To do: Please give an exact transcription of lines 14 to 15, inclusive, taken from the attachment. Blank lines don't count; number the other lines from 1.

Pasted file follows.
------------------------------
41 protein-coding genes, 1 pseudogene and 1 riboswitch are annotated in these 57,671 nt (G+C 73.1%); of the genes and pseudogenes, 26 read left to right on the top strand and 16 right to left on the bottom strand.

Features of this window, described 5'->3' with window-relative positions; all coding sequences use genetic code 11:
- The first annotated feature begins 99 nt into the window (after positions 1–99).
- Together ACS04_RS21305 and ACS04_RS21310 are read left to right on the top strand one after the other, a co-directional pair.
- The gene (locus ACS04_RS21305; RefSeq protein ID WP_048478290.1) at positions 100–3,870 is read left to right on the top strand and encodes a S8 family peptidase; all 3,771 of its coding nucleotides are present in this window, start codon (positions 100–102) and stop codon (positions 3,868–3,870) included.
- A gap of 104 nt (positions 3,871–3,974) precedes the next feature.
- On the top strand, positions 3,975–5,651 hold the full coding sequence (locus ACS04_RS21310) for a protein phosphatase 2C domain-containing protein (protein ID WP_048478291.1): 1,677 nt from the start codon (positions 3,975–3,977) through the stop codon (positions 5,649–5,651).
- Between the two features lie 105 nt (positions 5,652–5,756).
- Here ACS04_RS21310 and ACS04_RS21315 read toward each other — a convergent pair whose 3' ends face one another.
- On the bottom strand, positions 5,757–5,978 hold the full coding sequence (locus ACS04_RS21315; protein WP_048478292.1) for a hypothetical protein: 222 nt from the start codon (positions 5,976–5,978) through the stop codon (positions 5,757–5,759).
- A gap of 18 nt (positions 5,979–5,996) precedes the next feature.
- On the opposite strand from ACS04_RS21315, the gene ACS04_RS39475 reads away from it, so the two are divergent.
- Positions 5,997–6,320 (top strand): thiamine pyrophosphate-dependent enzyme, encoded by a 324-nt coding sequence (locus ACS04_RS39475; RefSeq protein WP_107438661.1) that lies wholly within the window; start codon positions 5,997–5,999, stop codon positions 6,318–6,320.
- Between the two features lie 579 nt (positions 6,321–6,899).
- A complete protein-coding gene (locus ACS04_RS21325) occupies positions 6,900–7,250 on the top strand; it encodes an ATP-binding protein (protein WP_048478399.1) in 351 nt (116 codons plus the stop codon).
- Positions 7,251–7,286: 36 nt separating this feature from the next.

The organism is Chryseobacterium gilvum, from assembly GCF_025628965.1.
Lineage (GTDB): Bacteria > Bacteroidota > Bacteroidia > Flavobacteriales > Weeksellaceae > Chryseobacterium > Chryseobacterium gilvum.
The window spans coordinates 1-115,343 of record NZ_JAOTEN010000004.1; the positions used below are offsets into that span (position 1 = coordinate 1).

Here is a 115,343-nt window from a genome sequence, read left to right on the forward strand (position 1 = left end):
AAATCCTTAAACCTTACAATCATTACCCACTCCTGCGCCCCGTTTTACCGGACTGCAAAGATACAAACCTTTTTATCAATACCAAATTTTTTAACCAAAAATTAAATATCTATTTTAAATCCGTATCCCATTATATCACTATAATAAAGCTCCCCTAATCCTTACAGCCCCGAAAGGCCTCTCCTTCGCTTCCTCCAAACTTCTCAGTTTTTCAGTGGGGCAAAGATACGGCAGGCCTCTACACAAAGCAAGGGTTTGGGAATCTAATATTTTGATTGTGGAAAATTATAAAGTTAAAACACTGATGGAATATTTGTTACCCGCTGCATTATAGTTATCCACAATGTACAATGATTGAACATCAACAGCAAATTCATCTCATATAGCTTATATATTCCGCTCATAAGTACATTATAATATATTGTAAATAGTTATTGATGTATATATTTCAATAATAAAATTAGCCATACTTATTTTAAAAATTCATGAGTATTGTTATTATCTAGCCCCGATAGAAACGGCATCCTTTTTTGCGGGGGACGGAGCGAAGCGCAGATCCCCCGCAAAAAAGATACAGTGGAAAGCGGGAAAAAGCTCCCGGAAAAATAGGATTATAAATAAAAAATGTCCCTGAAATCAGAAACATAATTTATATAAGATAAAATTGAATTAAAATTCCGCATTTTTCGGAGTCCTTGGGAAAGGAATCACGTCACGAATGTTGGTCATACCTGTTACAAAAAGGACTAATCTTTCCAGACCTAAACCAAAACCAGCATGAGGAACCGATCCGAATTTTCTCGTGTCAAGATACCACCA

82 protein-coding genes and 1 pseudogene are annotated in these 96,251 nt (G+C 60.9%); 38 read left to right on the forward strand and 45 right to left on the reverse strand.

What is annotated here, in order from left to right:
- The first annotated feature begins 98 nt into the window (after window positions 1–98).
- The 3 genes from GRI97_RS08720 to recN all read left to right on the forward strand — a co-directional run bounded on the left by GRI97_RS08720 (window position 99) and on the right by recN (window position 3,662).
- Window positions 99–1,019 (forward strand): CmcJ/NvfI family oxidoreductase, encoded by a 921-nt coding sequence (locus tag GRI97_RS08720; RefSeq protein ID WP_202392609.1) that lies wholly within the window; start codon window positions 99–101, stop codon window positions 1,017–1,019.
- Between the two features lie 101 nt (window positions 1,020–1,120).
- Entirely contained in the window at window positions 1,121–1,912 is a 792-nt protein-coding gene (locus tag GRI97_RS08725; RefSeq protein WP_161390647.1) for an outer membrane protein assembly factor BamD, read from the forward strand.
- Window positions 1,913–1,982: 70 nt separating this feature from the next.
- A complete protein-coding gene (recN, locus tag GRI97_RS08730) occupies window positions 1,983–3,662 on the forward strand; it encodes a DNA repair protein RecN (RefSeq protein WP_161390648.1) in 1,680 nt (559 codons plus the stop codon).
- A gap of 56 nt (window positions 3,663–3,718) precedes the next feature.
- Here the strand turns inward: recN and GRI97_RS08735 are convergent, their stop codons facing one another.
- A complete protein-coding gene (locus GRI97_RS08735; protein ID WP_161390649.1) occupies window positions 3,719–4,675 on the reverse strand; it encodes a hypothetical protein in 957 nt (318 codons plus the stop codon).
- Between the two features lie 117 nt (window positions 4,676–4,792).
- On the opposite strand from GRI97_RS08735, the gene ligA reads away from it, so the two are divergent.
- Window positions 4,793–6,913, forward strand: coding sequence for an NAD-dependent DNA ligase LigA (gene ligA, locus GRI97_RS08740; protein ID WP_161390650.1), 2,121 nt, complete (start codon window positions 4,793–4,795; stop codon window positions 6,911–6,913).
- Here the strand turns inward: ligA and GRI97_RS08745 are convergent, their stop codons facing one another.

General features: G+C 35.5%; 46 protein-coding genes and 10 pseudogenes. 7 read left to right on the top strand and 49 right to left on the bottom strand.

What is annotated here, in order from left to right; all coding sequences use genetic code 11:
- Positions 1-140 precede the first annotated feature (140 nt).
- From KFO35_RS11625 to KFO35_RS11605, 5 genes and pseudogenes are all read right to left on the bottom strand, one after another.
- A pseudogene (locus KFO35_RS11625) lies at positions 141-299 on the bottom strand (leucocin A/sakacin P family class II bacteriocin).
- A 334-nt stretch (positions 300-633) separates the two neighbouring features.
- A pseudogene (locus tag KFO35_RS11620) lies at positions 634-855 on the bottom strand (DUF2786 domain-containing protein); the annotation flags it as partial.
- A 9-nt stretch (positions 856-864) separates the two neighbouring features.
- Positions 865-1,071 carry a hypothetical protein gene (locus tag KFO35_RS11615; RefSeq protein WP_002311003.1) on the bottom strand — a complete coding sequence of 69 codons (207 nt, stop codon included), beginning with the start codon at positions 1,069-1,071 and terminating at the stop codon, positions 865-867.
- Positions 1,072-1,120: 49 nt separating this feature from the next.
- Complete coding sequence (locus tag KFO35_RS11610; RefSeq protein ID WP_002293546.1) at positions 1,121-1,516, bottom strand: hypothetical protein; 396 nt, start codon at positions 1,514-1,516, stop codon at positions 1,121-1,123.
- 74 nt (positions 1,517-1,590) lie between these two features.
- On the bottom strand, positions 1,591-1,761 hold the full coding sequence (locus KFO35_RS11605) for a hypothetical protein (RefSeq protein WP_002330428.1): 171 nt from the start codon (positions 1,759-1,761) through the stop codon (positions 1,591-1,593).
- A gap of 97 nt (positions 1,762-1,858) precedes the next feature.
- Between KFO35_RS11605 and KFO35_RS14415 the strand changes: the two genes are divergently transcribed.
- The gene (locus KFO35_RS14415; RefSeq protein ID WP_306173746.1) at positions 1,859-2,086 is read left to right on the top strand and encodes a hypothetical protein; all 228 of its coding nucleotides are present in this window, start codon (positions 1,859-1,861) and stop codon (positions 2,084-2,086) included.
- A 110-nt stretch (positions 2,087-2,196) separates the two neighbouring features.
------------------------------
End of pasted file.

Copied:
- Between the two features lie 579 nt (positions 6,321–6,899).
- A complete protein-coding gene (locus ACS04_RS21325) occupies positions 6,900–7,250 on the top strand; it encodes an ATP-binding protein (protein WP_048478399.1) in 351 nt (116 codons plus the stop codon).